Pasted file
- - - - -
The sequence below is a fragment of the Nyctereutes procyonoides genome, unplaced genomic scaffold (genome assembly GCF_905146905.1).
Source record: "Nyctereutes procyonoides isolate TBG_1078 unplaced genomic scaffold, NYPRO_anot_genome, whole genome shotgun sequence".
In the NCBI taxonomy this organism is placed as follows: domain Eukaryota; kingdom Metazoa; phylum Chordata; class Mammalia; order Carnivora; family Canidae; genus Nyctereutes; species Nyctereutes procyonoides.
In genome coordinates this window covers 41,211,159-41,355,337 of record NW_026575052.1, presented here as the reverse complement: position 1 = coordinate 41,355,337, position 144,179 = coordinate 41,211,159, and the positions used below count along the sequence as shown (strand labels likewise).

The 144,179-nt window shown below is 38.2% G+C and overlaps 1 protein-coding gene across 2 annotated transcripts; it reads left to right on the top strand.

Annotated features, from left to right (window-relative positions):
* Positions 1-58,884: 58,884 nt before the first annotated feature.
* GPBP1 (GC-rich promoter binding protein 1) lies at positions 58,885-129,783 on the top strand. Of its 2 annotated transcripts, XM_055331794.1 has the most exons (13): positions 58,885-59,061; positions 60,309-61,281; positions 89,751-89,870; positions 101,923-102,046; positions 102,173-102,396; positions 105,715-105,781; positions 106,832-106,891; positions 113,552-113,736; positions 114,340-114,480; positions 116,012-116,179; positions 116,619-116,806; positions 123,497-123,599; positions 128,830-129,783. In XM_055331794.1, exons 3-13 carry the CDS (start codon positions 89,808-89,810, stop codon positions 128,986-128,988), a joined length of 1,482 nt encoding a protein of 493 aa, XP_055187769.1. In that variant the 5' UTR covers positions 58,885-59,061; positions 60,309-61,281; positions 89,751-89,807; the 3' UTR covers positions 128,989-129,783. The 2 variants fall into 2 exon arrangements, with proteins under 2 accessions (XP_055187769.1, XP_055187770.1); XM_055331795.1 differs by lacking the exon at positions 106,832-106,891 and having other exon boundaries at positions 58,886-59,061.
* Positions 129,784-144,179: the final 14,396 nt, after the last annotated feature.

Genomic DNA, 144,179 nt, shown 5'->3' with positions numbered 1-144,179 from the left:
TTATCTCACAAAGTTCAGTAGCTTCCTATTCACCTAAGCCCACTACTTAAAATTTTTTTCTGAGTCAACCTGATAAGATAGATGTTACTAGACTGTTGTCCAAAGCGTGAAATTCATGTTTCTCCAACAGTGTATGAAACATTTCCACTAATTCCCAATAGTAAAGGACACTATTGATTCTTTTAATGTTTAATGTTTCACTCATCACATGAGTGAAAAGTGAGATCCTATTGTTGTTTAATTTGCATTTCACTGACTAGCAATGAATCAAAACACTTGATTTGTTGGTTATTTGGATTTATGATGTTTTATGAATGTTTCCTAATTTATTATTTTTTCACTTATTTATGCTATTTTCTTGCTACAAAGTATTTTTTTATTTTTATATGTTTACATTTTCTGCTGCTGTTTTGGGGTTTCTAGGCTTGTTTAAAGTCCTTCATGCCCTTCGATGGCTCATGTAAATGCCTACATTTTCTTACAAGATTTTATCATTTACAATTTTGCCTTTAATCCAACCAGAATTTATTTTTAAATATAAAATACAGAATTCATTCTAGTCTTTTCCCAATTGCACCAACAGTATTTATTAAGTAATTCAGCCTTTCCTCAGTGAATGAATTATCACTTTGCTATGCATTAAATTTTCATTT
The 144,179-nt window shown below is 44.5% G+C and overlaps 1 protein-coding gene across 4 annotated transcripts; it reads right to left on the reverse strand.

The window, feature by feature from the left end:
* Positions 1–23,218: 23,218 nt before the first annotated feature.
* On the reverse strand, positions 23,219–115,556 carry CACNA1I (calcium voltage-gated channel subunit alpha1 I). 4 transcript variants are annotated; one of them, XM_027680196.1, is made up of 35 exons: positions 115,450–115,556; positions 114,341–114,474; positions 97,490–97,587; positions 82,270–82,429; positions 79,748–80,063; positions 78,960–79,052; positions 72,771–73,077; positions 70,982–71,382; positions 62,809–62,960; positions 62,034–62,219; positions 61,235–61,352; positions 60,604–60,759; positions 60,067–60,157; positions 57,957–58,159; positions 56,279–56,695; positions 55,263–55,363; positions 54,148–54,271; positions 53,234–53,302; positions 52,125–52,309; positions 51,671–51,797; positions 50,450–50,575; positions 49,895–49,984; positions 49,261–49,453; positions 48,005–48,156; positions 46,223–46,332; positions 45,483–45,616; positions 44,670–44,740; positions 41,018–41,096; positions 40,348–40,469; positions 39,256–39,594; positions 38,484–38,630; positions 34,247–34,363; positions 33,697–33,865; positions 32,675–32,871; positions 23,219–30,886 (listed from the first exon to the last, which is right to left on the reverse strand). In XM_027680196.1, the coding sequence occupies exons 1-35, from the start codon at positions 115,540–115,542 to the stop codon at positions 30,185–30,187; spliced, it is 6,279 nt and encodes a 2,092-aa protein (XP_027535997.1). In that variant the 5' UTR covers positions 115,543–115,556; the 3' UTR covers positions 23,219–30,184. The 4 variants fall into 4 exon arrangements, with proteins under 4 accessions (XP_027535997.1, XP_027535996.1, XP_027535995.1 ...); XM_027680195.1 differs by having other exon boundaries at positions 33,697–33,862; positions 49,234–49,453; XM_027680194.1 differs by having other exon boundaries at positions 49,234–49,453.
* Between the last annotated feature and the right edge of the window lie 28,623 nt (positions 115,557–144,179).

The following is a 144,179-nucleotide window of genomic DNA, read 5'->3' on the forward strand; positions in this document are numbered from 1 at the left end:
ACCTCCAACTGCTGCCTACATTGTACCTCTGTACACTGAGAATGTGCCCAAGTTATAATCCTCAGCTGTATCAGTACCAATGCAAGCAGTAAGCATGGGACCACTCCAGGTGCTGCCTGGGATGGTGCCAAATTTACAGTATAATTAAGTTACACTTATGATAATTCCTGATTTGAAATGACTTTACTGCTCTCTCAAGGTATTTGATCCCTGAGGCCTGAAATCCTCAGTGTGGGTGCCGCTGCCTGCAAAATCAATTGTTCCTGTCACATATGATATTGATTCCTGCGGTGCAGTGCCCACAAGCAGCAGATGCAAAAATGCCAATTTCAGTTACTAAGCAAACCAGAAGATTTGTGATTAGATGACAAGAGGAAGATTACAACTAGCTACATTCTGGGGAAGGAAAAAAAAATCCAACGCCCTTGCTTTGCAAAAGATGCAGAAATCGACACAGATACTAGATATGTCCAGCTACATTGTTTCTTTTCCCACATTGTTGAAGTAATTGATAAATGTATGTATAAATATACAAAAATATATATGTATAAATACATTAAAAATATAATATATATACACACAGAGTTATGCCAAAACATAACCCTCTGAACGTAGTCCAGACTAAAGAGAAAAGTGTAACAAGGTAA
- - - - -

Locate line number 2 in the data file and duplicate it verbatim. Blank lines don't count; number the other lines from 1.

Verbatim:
Source record: "Nyctereutes procyonoides isolate TBG_1078 unplaced genomic scaffold, NYPRO_anot_genome, whole genome shotgun sequence".